Thursday, March 31, 2022

TEN BEAUTIFUL THINGS by Molly Beth Griffin & Maribel Lechuga - a book about feelings and appreciating the world

 

Why this book?

If my children were younger, this would definitely be a book I'd want to keep on our bookshelves to return to over and over again. As a person who is always looking for the small joys in life, I really connected with the idea of finding "ten beautiful things" in the world. This is a lovely story that shows us how looking for the positives and small joys in life can help with the anxiety and fear that comes with big changes -- or even with the ups and downs of everyday life.


My thoughts as a creator:

One of the things I enjoyed about this book was the way the author used all the senses for different perspectives on “beautiful things.” It was sweet the way Gram began choosing the things and then Lily joined in with her own ideas – which Gram accepted. The relationship between Gram and Lily showed love and care and respect. So much to love about this story!!

I also loved the sense of place all around them as they travelled, created by the lovely illustrations. I especially liked the way light and shadow added an additional level of realism to the computer-generated illustrations. It was wonderful to see that the body shapes of the characters were realistic and not idealized.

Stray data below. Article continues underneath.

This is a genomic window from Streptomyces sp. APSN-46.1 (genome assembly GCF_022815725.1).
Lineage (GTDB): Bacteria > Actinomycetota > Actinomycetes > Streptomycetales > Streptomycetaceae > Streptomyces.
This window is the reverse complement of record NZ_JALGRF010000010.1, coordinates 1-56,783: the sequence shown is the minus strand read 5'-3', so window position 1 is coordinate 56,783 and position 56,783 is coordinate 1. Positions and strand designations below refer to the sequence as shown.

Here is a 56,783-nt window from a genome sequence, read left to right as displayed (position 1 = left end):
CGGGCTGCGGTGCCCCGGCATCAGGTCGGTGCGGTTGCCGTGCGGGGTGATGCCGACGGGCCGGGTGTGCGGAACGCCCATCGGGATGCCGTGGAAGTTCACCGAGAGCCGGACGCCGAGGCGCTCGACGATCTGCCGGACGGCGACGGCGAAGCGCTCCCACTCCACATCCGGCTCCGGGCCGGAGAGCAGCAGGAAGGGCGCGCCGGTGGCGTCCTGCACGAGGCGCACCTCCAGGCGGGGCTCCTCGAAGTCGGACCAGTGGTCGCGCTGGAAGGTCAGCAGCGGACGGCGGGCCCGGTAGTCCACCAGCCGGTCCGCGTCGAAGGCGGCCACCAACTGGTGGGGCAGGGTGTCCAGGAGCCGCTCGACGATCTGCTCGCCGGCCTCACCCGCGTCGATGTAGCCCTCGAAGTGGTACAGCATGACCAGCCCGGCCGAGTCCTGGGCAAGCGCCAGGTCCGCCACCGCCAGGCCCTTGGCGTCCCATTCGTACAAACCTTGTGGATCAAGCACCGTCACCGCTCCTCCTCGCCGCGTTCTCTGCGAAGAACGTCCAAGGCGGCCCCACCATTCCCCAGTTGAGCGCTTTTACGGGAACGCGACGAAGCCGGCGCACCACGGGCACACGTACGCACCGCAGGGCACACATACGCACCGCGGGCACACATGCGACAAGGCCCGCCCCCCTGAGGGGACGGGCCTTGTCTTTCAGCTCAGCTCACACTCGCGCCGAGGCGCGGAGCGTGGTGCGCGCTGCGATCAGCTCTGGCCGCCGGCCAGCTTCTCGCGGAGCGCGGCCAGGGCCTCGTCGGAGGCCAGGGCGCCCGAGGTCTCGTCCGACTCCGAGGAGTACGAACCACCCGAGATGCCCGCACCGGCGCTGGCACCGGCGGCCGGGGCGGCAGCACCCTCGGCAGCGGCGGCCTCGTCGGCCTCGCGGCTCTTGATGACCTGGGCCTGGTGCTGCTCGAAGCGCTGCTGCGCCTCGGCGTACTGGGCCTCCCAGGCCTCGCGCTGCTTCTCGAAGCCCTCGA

My thoughts as an educator:

I liked the thought-provoking distinction made between “pretty” and “beautiful.” This would be interesting to discuss with students, especially in light of the idea that beauty depends on the beholder.

It was wonderful to see that the body shapes of the characters were depicted realistically and not idealized. This book made me think about people in my own life I can rely on for support – another great subject for classroom discussion.


Ages: 5-9

Grades: Suitable for K - 5

Connections: life changes, feelings, positivity, small joys of life

Activities:

Writing: Have each student create their own list of ten beautiful things or create a class list of beautiful things. A class activity could be to create a calendar or classroom tree where each day, a different child records one “beautiful thing” they noticed that day.

Social-Emotional Learning: Discuss the difference between “pretty” and “beautiful”? What things make you feel beautiful inside? What things do you think are beautiful?  Have students draw a picture or make a mind map to show all the things that they think are beautiful.

Social-Emotional Learning Challenge: Have students think about and share  their responses with partner: How do you cope with difficult emotions or challenges? Use art materials of their choice to create their own “beautiful thing” that shows their feelings.

Outdoor Learning: Take students on a nature walk or a walk around the neighbourhood. Have them use their five senses to discover the world around them on the walk, for example, the smell of cut grass or the sound of boots crunching on snow. What beautiful things will did they find?


More resources:

Here’s an interview with author Molly Beth Griffin and book publisher Yolanda Scott.

 



Here's another take on this book by author Pat Zietlow Miller at Picture Book Builders: https://picturebookbuilders.com/2021/04/ten-beautiful-things-is-one-beautiful-book/


Summary from the publisher: